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John W. MartensSeptember 28, 2016

“Yet because this widow keeps bothering me, I will grant her justice, so that she may not wear me out” (Lk 18:5)

Liturgical day
Twenty-ninth Sunday in Ordinary Time (C), Oct. 16, 2016
Ex 17:8-13; Ps 121:1-8; 2 Tm 3:14-4:2; Lk 18:1-8

Reflect on the imagery of spiritual battle. When have you needed to be steadfast in the spiritual life? How has God supported you during the battle? Which sources—friends, prayer, the sacraments and so on—have been essential for you when you have wearied of the fight? 

The spiritual life is often likened in the New Testament to a battle against foes. Jesus describes establishing God’s kingdom by tying up the strong man, Satan, and plundering his house (Mk 3:22-27), and the apostle Paul instructs the Christians in Thessalonica to “be sober, and put on the breastplate of faith and love, and for a helmet the hope of salvation” in order to be armored for the spiritual fight (1 Thes 5:8). The foes against which one fights might be external enemies, the powers of darkness or internal enemies, like the seven deadly sins or the desire to give up the fight and retreat.

The spiritual contest demands that we keep fighting and not give up. Jesus’ parable of the widow and the unjust judge highlights the steadfast stance necessary for a battle, even more than English translations suggest. When the unjust judge finally determines to help the widow, he says, “Though I have no fear of God and no respect for anyone, yet because this widow keeps bothering me, I will grant her justice, so that she may not wear me out by continually coming.” The Greek of this passage, however, is a bit more pugilistic.

Though the NRSV says “keeps bothering me,” the word translated as “bother” is kopos, which has as its primary meaning “beat” or “punch.” In the same way, though the judge says he will grant justice “so that she may not wear me out” in the NRSV, the phrase translated as “wear out” is the Greek verb hypopiazo, which literally means “give a black eye” or “strike in the face.” It is therefore possible to translate the passage more concretely: “Though I have no fear of God and no respect for anyone, yet because this widow keeps hitting me, I will grant her justice, so that she may not give me a black eye by continually coming.”

Perhaps this translation is a little too blunt, and the figurative meanings are certainly proper, but it evokes a more visceral response to the spiritual life as a battle in which steadfastness and persistence are essential and in which one must be prepared always to get ready to rumble. The spiritual life is not a curated Instagram account. Sometimes it gets down and dirty, and the only way to get to God is through a tremendous effort expended on fighting in times of desolation, when God feels distant, our enemies seem powerful and near, and we feel weak and defeated.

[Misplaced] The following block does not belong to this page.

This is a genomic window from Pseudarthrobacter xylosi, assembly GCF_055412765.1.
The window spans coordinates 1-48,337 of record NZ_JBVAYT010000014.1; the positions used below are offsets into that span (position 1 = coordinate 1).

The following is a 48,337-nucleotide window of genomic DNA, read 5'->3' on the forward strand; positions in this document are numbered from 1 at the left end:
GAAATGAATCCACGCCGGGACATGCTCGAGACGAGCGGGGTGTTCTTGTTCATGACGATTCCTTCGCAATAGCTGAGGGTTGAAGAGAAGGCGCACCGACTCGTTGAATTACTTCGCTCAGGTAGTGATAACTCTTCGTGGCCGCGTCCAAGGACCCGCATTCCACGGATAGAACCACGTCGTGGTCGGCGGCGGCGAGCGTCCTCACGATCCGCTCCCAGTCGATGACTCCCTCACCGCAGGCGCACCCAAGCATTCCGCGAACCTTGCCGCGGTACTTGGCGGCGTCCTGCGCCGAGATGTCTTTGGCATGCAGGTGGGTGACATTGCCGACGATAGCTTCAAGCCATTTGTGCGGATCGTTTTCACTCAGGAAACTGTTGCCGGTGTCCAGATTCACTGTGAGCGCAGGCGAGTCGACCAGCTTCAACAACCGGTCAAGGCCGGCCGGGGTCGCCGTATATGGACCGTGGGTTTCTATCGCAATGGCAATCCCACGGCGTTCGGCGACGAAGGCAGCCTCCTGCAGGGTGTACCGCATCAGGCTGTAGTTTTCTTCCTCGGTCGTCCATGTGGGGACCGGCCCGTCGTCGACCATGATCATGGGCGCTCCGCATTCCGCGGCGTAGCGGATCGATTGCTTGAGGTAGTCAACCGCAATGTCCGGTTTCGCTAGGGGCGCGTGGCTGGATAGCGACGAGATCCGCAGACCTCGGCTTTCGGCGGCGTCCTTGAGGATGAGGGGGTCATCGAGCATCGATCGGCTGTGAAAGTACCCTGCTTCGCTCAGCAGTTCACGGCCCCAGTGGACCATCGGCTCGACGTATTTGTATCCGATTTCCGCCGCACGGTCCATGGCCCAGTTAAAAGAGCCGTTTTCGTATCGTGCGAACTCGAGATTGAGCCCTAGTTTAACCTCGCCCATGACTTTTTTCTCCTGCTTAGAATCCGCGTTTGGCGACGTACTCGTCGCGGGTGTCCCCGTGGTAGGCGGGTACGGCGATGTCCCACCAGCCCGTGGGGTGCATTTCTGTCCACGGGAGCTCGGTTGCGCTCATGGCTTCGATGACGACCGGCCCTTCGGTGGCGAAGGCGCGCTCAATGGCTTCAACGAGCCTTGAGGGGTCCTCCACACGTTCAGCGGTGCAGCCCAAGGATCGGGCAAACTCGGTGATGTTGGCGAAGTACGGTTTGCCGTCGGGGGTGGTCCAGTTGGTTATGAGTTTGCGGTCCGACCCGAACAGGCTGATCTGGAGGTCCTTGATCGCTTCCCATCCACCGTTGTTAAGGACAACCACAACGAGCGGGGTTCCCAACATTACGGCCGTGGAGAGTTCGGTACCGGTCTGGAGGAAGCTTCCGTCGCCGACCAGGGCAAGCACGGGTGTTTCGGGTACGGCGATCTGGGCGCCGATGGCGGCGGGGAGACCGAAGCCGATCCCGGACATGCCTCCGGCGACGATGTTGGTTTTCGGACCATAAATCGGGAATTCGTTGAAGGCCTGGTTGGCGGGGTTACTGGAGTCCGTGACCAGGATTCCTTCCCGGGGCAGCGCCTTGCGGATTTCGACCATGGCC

At the most practical level, the parable encourages us not to give up even when the odds seem ever against us, especially since God is not an unjust judge. But this does not mean our spiritual fight is always a lonely battle. A fascinating account from the Exodus narrative, in which Amalek comes to fight with Israel, suggests that we also need some help along the way to remain steadfast. While this passage may be read at a number of different levels, allegorical included, we can also read it at a literal level, in which Israel is simply engaged in a military battle. Moses, whose behavior is key to Israel’s success, begins to weaken physically; and his hands, which need to be held up, “grew weary.” The support his brother and friend give to him is practical—they get him a stone to sit on and they hold up his hands—so that the battle can be won. As important as personal perseverance is in the spiritual life, sometimes we all need help—practical, rock-solid and supportive—to get through the battle. Human friendship and assistance in our darkest times are not superfluous but an essential component of our fight.

In the spiritual life, it is necessary to persevere and to join with friends when the battle is hard. To draw sustenance, we must continue to go to the sources that refresh us: friends, prayer, the sacraments, the Mass and Scripture, all of which equip us for the spiritual battle, and to recognize that God is always with us too, truly fighting at our side.

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